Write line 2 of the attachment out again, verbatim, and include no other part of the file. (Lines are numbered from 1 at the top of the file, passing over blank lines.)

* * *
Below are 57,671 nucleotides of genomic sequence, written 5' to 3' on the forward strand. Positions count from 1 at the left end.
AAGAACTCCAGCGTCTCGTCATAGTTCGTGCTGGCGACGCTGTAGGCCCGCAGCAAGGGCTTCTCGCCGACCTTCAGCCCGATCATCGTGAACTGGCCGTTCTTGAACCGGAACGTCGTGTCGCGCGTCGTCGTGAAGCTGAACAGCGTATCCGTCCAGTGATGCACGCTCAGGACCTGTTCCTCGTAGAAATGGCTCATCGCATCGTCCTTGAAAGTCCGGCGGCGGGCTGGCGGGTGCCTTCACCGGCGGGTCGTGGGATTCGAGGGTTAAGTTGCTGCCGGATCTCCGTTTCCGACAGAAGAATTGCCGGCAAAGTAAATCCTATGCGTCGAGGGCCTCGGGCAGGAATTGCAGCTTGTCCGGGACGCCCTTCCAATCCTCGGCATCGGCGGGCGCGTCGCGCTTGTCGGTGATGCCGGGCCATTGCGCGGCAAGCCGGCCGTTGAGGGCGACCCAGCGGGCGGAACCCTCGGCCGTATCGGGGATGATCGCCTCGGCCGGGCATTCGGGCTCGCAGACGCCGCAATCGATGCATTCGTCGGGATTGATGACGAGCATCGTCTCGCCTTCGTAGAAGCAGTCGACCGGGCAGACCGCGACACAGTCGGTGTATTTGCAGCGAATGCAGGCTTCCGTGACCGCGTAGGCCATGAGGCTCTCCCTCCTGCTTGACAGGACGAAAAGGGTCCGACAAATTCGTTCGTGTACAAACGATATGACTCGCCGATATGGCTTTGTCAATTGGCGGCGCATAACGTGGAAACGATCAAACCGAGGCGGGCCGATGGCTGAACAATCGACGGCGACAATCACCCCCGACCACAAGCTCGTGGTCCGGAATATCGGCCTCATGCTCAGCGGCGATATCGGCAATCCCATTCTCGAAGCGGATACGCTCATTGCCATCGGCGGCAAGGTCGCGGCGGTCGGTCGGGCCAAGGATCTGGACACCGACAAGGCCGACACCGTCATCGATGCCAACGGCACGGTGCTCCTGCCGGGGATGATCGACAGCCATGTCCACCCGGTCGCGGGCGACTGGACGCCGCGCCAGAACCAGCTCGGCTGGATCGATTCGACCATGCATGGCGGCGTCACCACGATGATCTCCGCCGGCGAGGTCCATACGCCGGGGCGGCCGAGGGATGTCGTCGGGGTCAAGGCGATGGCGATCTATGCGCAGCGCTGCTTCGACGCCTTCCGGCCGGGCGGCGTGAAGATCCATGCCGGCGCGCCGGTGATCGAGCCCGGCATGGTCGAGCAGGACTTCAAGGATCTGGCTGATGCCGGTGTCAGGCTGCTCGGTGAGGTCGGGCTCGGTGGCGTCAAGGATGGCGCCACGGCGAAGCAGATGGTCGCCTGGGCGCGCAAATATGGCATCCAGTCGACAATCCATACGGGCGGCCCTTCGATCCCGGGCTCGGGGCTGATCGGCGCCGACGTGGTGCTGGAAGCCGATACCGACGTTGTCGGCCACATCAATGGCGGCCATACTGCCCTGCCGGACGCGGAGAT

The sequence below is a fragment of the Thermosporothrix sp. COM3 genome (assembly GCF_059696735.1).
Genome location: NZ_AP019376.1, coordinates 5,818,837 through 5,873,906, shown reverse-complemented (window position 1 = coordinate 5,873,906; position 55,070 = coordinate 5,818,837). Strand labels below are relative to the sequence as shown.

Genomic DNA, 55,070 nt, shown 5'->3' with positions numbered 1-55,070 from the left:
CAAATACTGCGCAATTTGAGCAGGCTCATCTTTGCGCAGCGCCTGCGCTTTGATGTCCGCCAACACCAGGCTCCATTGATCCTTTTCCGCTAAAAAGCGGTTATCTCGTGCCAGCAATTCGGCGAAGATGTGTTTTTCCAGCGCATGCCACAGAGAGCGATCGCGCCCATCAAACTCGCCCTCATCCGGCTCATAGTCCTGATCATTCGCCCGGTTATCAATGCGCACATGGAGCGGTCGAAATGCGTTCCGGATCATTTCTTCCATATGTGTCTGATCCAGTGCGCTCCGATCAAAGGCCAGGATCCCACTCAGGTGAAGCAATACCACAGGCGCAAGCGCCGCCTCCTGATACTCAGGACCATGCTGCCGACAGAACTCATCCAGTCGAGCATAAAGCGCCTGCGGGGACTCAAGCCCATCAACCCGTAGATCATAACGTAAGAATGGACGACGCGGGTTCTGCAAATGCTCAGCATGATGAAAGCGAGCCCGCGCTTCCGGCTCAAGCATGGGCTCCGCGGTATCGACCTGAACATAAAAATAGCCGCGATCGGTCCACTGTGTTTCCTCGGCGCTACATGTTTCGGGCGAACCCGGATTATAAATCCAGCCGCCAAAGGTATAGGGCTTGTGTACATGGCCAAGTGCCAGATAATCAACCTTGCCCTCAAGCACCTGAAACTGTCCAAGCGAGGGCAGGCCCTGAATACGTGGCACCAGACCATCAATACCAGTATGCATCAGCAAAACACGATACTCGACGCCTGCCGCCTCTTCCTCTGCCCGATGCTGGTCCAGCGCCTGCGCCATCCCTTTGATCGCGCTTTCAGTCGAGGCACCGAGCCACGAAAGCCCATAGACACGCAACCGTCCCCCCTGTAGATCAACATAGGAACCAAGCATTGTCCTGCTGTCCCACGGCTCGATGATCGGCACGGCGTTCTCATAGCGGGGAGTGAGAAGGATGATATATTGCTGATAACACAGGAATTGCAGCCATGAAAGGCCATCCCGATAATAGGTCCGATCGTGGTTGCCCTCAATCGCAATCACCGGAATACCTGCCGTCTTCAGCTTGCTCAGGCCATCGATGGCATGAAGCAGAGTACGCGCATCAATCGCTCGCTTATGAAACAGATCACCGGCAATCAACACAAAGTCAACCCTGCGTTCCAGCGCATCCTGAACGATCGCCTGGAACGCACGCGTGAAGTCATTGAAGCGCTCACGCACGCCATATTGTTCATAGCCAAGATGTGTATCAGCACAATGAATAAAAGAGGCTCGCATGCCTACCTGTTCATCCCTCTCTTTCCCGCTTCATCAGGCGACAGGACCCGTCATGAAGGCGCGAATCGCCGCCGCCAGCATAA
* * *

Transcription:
AAGAACTCCAGCGTCTCGTCATAGTTCGTGCTGGCGACGCTGTAGGCCCGCAGCAAGGGCTTCTCGCCGACCTTCAGCCCGATCATCGTGAACTGGCCGTTCTTGAACCGGAACGTCGTGTCGCGCGTCGTCGTGAAGCTGAACAGCGTATCCGTCCAGTGATGCACGCTCAGGACCTGTTCCTCGTAGAAATGGCTCATCGCATCGTCCTTGAAAGTCCGGCGGCGGGCTGGCGGGTGCCTTCACCGGCGGGTCGTGGGATTCGAGGGTTAAGTTGCTGCCGGATCTCCGTTTCCGACAGAAGAATTGCCGGCAAAGTAAATCCTATGCGTCGAGGGCCTCGGGCAGGAATTGCAGCTTGTCCGGGACGCCCTTCCAATCCTCGGCATCGGCGGGCGCGTCGCGCTTGTCGGTGATGCCGGGCCATTGCGCGGCAAGCCGGCCGTTGAGGGCGACCCAGCGGGCGGAACCCTCGGCCGTATCGGGGATGATCGCCTCGGCCGGGCATTCGGGCTCGCAGACGCCGCAATCGATGCATTCGTCGGGATTGATGACGAGCATCGTCTCGCCTTCGTAGAAGCAGTCGACCGGGCAGACCGCGACACAGTCGGTGTATTTGCAGCGAATGCAGGCTTCCGTGACCGCGTAGGCCATGAGGCTCTCCCTCCTGCTTGACAGGACGAAAAGGGTCCGACAAATTCGTTCGTGTACAAACGATATGACTCGCCGATATGGCTTTGTCAATTGGCGGCGCATAACGTGGAAACGATCAAACCGAGGCGGGCCGATGGCTGAACAATCGACGGCGACAATCACCCCCGACCACAAGCTCGTGGTCCGGAATATCGGCCTCATGCTCAGCGGCGATATCGGCAATCCCATTCTCGAAGCGGATACGCTCATTGCCATCGGCGGCAAGGTCGCGGCGGTCGGTCGGGCCAAGGATCTGGACACCGACAAGGCCGACACCGTCATCGATGCCAACGGCACGGTGCTCCTGCCGGGGATGATCGACAGCCATGTCCACCCGGTCGCGGGCGACTGGACGCCGCGCCAGAACCAGCTCGGCTGGATCGATTCGACCATGCATGGCGGCGTCACCACGATGATCTCCGCCGGCGAGGTCCATACGCCGGGGCGGCCGAGGGATGTCGTCGGGGTCAAGGCGATGGCGATCTATGCGCAGCGCTGCTTCGACGCCTTCCGGCCGGGCGGCGTGAAGATCCATGCCGGCGCGCCGGTGATCGAGCCCGGCATGGTCGAGCAGGACTTCAAGGATCTGGCTGATGCCGGTGTCAGGCTGCTCGGTGAGGTCGGGCTCGGTGGCGTCAAGGATGGCGCCACGGCGAAGCAGATGGTCGCCTGGGCGCGCAAATATGGCATCCAGTCGACAATCCATACGGGCGGCCCTTCGATCCCGGGCTCGGGGCTGATCGGCGCCGACGTGGTGCTGGAAGCCGATACCGACGTTGTCGGCCACATCAATGGCGGCCATACTGCCCTGCCGGACGCGGAGAT